The current law-enshrined recognition of disability in Ontario is called the AODA, and it is set up to ensure that progress in greater accessibility follows a linear momentum of change, implementing financial fines on those businesses and public structures that fail to comply. Beyond this legislature, rights-based disability thinking involves the relationship individuals living under the state have to the social assistance programs in the country, still largely seen by the public as drains to the economy, and a liability.

What does this have to do with post-secondary educational models? Potentially, everything. Let me introduce you to Raul Krauthausen.

raul1-300x300

Krauthausen is a disabled man living in Berlin, who bought himself a 3D printer just over a year ago. After making various projects with his new toy, he decided to use the printer to print himself a ramp.

“I decided to print a ramp because I am a wheelchair user. I often have problems getting into places with just one step in front of the entrance. I thought it would be good if I could carry one with me on the back of my wheelchair, not too big and not too heavy.”

Krauthausen had never created a prototype for a ramp-object before, but like any savvy Google generationer, he watched how-to videos on youtube, and has experimented with 26 prototypes of ramps now with his printer.

He hasn’t been innovating alone. In addition to accessing the self-published, pedagogically participatory universe of youtube tutorials, he has been consulting with other communities regarding his ramp project on a site called Thingiverse, offering up the latest version of his ramp prototype free to download, and inviting others to share & improve upon its design.

The goal for him isn’t just the object but its means. The cost of printing his ramp is 50 euros. Because the percentage of the population to use disability related innovations, their cost is quite often invariably high, resulting in an even smaller about people that can actually afford the devices.

Ramp art & innovation is certainly a fascination of mine, not only because of its creation of access, but its figurative demonstrivity. Krauthausen’s ramp is fun & sexy! It withstands the load of his chair, while being a fun colour, and stealthily stored in his backpack. His co-conspirators on the internet even encouraged him to experiment with lego as materiality, which he reportedly accomplished in 30 hours, with over 600 lego pieces.

Another man 3D-printed a prosthetic hand for his son. For $10. This is quickly becoming the future. And with 3D printers being available for public use in many cities, it will be.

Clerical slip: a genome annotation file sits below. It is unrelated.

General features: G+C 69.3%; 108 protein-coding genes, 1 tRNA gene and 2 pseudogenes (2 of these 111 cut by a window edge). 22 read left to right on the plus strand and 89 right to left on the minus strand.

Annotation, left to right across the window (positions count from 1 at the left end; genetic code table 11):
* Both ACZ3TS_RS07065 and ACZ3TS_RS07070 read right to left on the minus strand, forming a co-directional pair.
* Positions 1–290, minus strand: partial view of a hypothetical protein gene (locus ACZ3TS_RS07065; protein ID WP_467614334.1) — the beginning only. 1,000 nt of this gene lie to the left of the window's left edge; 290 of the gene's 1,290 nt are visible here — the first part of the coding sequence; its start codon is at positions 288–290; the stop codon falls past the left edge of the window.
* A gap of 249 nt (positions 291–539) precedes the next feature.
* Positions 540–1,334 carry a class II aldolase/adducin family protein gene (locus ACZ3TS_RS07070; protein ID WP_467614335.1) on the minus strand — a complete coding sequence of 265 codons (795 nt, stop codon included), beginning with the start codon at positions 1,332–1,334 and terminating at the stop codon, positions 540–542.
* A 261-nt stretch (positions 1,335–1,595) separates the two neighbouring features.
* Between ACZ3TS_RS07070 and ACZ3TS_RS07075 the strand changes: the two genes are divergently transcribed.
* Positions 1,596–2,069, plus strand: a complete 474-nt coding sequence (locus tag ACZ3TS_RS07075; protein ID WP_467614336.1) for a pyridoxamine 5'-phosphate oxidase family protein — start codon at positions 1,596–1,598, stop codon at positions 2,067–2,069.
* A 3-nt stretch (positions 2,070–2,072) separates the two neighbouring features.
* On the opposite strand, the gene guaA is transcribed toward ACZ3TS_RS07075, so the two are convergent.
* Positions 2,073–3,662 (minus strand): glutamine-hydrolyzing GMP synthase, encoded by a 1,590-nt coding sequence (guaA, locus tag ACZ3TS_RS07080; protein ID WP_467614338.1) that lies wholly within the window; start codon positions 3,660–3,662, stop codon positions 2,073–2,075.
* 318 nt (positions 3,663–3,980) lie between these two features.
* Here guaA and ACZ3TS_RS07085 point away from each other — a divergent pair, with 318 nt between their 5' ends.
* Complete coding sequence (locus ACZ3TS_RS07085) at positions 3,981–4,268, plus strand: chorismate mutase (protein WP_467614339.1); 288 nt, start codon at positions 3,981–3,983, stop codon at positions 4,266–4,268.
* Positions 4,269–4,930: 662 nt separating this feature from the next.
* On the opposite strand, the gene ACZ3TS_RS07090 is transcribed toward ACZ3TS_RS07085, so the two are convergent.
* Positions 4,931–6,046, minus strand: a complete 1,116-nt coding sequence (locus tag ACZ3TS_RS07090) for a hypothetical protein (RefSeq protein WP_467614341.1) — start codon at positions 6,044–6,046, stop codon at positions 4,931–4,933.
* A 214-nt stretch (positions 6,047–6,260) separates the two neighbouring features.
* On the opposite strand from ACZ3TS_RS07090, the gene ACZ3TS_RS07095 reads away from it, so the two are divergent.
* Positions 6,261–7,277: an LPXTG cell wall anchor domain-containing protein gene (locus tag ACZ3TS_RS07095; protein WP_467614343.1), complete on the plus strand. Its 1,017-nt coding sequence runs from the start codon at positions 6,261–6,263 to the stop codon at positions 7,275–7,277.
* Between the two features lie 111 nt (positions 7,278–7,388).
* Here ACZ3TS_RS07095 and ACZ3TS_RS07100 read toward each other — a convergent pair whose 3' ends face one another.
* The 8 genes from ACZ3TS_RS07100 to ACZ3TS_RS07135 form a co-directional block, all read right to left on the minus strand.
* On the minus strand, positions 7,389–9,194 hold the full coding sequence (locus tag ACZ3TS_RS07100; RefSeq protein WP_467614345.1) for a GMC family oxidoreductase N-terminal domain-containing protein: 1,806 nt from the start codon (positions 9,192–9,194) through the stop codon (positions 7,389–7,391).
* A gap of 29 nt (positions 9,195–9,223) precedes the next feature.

No longer needing to wait for institution to revolutionize and then meet individual needs, the individual is at once able to connect to a network and innovate in spite of isolation. And through this previously isolated reality, cyborgian dreams become realities.

Esteemed scholar Margarit Schildrick writes about the disabled body after Deleuze, citing it as the ultimate ‘queered body.’ Through an elegant unpacking of Deleuze & Guattari’s idea of assemblages, we understand that an autonomous sexual self is a myth, and in fact, a relationship with a caretaker, with a prosthetic, with a smartphone, is a demonstrability of our networked selves and current overlapping realities.

In the classroom then, to engage with social & digital media is deploy a litany of stratagems present across boundaries of physical institutional structures, less-limited by economic status, even serving to offer an interrogation of past mechanisms of innovation. The Internet possesses semblances of capitalism, however is equally as available as an anti-capitalist tool.

Disability, as I’ve mentioned, is integrally unpredictable. To ‘embrace’ disability then, is to learn a fly-by-the-pants creativity that offers innovation in each seminar a student uses Skype to attend class, in each closed captioned tutorial exercise, in a learning of cultural products & practices belonging to marginalized communities not your own, but shared in a communion of education as global/local networkings.

What Using Google Docs in the Classroom Tells Me: We Need to Change Everything

I have been experimenting with Google Docs – I realize loads of teachers use this resource, and I am definitely not writing a how-to guide here. I am not even extolling the virtues of Googles Docs. Yes, it allows for online collaboration, and it’s relatively easy to use for those who have a fear of “digital anything.” What I am writing about here is the relief that students clearly felt at being able to collaborate without a central figure telling them how to learn. .

Students want to control their learning path – they need guidance but not a gatekeeper. While Don Tapscott and I don’t always meet eye to eye, I am on board with the concept of actual student-centred learning, which is very hard to achieve. The very structure of the university is not set up for student-centred learning. The current model of the classroom still privileges a factory, industrial model. The desks are aligned in exact rows; students sit as units of production, and the factory supervisor or professor supplies knowledge to the units. Just to prove my point further, it might make you more than a little queasy to know that students are regularly referred to as Basic Units of Funding (BIU). Each student reported to the Ministry of Training, Colleges, and Universities (MTCU) in Ontario (and I am sure this is true at ministries of education nationwide) is worth a certain amount of money. Clearly, post-secondary education requires funding, but from the way the MTCU configures its relationship to students to the actual architecture of the classroom, students are to be processed rather than actively engaged with. Ken Robinson, in his talks for the Royal Society and TED , has been telling us about this problem for years, but what have we done about it?  What I have discovered in using cloud computing tools (like Google Docs) in an industrial classroom is that these tools show us just how outmoded the university system really is. The good news is that these tools can transcend the industrial classroom.